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Enka no Joou

From DramaWiki

Spelling for the title: "Enka no Jouou" or "Enka no Jyouou" is how you would type in Japanese.

By the way, 女王の教室 is strangely spelled Jyoou no Kyoushitsu in DramaWiki. きょう is "Kyou", why is じょう just "Jyo"?

Whoever in charge of consistency please correct this one and correction to "Jouou no Kyoushitsu" or "Joou no Kyoshitsu"

The Japanese Wikipedia says that the title is "えんかのじょおう", so the current title looks right to me. --Gryzze 01:12, 6 Jan 2007 (CST)
What a minute! Where the heck did you get 女王の教室 from? 女王の教室 is a renzoku about a school teacher that aired in >>>>2005<<<<< Here's what I think happened. 8thSin probably googled for Amami Yuki and came across 女王の教室 in his search, assuming this is the renzoku that she's appearing in in 2007. I mean, 演歌の女王 looks somewhat like 女王の教室. Why he stopped searching at that point is beyond me; with the huge difference in the romaji, that would've set off an alarm in my head and researched further before going nuts with the comment above. Groink 03:47, 6 Jan 2007 (CST)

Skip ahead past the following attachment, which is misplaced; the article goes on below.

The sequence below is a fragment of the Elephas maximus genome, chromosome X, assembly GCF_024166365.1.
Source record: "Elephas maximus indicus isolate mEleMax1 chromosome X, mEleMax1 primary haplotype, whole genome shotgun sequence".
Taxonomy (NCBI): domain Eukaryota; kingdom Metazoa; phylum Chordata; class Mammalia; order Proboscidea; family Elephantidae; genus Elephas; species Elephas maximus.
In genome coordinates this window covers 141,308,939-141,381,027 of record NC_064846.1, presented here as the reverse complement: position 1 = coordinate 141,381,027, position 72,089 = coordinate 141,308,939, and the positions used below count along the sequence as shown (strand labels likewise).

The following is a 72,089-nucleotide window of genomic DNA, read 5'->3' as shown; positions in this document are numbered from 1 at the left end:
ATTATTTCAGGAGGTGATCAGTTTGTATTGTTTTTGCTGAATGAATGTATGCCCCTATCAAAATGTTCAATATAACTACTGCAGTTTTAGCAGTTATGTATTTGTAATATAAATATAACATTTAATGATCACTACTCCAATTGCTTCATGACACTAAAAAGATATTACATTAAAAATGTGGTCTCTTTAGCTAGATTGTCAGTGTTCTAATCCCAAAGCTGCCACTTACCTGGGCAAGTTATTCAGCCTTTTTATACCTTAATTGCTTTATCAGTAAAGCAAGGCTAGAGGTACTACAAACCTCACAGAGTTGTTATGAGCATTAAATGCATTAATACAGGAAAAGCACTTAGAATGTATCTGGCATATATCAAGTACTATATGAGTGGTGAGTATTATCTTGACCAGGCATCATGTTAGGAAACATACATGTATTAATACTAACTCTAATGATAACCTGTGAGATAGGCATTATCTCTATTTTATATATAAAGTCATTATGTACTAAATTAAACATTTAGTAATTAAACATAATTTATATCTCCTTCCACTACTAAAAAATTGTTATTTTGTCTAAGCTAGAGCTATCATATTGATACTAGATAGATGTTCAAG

I think what he mean is the problem of Romanji in "Enka no Joou/Jyouou" and "Joou/Jyouou no Kyoshitsu". If I'm not mistaken, the "Joou" also same as "Jyouou".
The reason for the differences is as follows: The preferred romanization at DramaWiki is Simplified Hepburn (See Romanization of Japanese). The only exception is when there's an "official" romanization for the artist/drama that differs from the Hepburn romanization. That's why in the case of Enka no Joou that じょ becomes Jo (hepburn). In the case of Jyoou no Kyoushitsu, there's an "official" romanization available (check the URL of the official site), which is why hepburn is not used in this case. --Gryzze 11:17, 13 Apr 2007 (CDT)
I have a suggestion: can we redirect "Enka no Jyouou" to here?? Although it is not "Jyouou" but "Joou"... When first time I want to find this dorama info, I can't find this page because I type "Enka no Jyouou" in the Search...
Can you explain how じょおう can be romanized as "Jyouou"? I understand it can be romanized as "Jyoou". --Gryzze 08:22, 14 Apr 2007 (CDT)